Craig talks about the challenges of being a new CEO, making quick decisions in a crisis and how to balance fact based decision making with following your gut.
As a first time CEO, Craig talks openly and honestly about the challenges he faces and his philosophy for hiring: that you should hire experts, let them do what they do best and don't get in the way.
Sharktower is an Edinburgh based startup that helps transform the way businesses think about project management by using AI.
Executive Coach and Managing Director of the School for CEOs, David Sole OBE, talks about how to navigate a business through a crisis and the key things executives need to do to make themselves stronger, more capable, and efficient leaders.
We dive into mental health, managing the work life balance at executive level and how to communicate with your team when the business is under pressure and the future seems uncertain.
David Sole has been an executive coach for more than 20 years, working with some of the UK's biggest businesses in the high street and public sector. His School for CEOs brings together high-caliber executive leaders to help new and long standing CEOs hone their skills.
Geoff Leask, CEO, Young Enterprise Scotland, talks about how school shutdown has affected young people and the need for support from the business community.
Geoff talks about how the business community has started to rally together but that more needs to be in the done to help plug the skills and knowledge gaps younger people are facing after school closures.
We look at mentoring opportunities, employment options and the role that tech companies can play in securing Scotland's future workforce.
In this episode of the Scottish Business Podcast, Lisa Thomson, CEO, PurposeHR, talks about how to maintain your employees' well being and engagement levels when your company is working from home.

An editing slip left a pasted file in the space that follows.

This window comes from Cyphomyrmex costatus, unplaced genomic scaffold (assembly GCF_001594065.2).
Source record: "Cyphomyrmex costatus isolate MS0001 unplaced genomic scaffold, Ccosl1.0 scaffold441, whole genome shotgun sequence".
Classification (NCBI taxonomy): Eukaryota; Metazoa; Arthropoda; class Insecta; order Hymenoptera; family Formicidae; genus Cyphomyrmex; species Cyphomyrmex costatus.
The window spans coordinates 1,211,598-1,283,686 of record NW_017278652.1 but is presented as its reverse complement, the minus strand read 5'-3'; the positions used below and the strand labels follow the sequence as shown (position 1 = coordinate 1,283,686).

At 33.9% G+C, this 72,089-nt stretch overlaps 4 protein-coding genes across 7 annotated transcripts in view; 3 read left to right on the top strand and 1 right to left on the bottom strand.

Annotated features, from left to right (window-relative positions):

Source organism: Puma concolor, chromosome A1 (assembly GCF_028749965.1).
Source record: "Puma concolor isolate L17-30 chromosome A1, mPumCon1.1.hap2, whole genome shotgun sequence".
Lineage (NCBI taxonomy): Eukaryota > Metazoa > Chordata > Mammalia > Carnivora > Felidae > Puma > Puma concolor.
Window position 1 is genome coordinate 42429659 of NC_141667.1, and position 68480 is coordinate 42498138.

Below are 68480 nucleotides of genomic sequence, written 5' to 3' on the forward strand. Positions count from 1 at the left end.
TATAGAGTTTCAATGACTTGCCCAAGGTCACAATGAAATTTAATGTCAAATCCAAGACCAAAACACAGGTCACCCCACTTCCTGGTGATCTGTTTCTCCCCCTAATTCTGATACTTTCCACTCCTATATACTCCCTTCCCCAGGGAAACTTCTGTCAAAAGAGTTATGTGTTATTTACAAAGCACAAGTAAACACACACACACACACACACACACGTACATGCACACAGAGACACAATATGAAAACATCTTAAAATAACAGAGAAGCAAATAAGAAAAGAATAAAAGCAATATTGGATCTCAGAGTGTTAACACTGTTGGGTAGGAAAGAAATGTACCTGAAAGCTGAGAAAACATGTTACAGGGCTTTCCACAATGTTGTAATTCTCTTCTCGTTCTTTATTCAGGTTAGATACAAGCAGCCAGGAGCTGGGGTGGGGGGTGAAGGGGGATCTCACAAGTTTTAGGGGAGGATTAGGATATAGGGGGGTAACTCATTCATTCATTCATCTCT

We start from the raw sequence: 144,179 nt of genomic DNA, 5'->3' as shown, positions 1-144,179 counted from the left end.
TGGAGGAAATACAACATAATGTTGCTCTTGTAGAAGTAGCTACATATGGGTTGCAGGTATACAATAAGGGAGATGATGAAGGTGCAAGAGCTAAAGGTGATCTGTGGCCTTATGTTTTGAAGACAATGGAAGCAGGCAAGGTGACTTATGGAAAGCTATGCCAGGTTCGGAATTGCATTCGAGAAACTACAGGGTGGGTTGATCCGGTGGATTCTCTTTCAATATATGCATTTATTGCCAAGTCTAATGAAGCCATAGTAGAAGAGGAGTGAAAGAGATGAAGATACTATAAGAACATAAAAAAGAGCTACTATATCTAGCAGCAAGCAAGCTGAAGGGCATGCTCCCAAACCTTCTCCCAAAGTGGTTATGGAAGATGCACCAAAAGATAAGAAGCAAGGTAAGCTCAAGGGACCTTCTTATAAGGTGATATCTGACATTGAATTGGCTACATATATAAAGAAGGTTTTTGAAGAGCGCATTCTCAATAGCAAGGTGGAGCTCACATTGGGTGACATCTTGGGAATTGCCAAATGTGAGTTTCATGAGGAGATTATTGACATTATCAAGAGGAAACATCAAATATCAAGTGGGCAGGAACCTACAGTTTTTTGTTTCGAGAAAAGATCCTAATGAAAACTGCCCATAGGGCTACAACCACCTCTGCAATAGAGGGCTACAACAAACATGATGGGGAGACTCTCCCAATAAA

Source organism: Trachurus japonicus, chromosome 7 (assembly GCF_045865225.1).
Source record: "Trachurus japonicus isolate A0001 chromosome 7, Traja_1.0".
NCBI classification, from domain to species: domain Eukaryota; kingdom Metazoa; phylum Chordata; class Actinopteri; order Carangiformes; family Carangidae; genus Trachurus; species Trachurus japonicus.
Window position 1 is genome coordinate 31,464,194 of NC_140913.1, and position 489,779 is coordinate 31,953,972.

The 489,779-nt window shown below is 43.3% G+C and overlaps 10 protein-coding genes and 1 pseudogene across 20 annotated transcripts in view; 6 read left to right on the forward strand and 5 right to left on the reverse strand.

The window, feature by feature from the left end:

We dive into the biggest challenges (and tips and advice) around how you can prevent presenteeism, foster engagement and help your team cope with the different world of working from home full time.
Lisa also talks about bringing on new people and ensuring that they're not left adrift and are able to (virtually) get to know the people they work with.
On this week’s episode of the podcast, Beezer’s Marketing Manager, Anna Tripodi, talks about how to shape a marketing strategy during a crisis and how Beezer is enabling more businesses to innovate in a social distancing environment.
We dive into how brands can handle marketing through (and coming out of) a crisis - juggling empathy and the need to keep generating revenue. Anna also talks about how Beezer, which has created a web app, helps more businesses get online by removing the need to have a custom built app - instead replacing it with a browser based alternative.
Before joining Beezer Anna was a mobile product manager (primarily in apps) and international brand manager - managing brands sold across the world with more than a $50 million in revenue.
Melinda Matthews, formerly of IBM, and current CEO of CodeClan talks about rapid and constant decision making during the pandemic. We dive deep into how CEOs can not get locked in to spending a long time on decision making, how to be more agile, the benefits of making the decision and - most importantly - taking care of your mental health and employees while you do it.
Melinda also talks about the changing future of work and how CodeClan get help people looking for work or looking to change industries equip themselves for the future by learning to code.
Before joining CodeClan, Melinda was previously a Global VP of Software Sales and Marketing for ISVs and Alliances at IBM. Her time at IBM has given her an insight into how the world embraces technology for commercial and social success.
Jude McCorry talks about the importance of re-educating the Scottish workforce to provide jobs and support the Scottish tech industry. She also talks about how working from home has proven to businesses that mothers can (and do) thrive in flexible working environments while looking after children.
Jude started as CEO of the Scottish Business Resilience Centre three weeks before Scotland's Covid-19 lockdown came into effect. In that time she's re-positioned the SBRC to support businesses struggling with the effects of Covid-19 and built out the SBRC's support system, while working remotely with her team.
Robert Gelb, CEO of online events platform HeySummit, talks about the finding the resilience that comes with running a business during a pandemic (including unexpected growth), building value before seeking venture capital funding and how you take traditional in person trade shows and make them successful online.
Rob has successfully built and exited a number of businesses and is currently growing HeySummit out of his base in Edinburgh. HeySummit is a virtual events platform that incorporates live and pre-recorded events, as well as offering a bespoke online events service.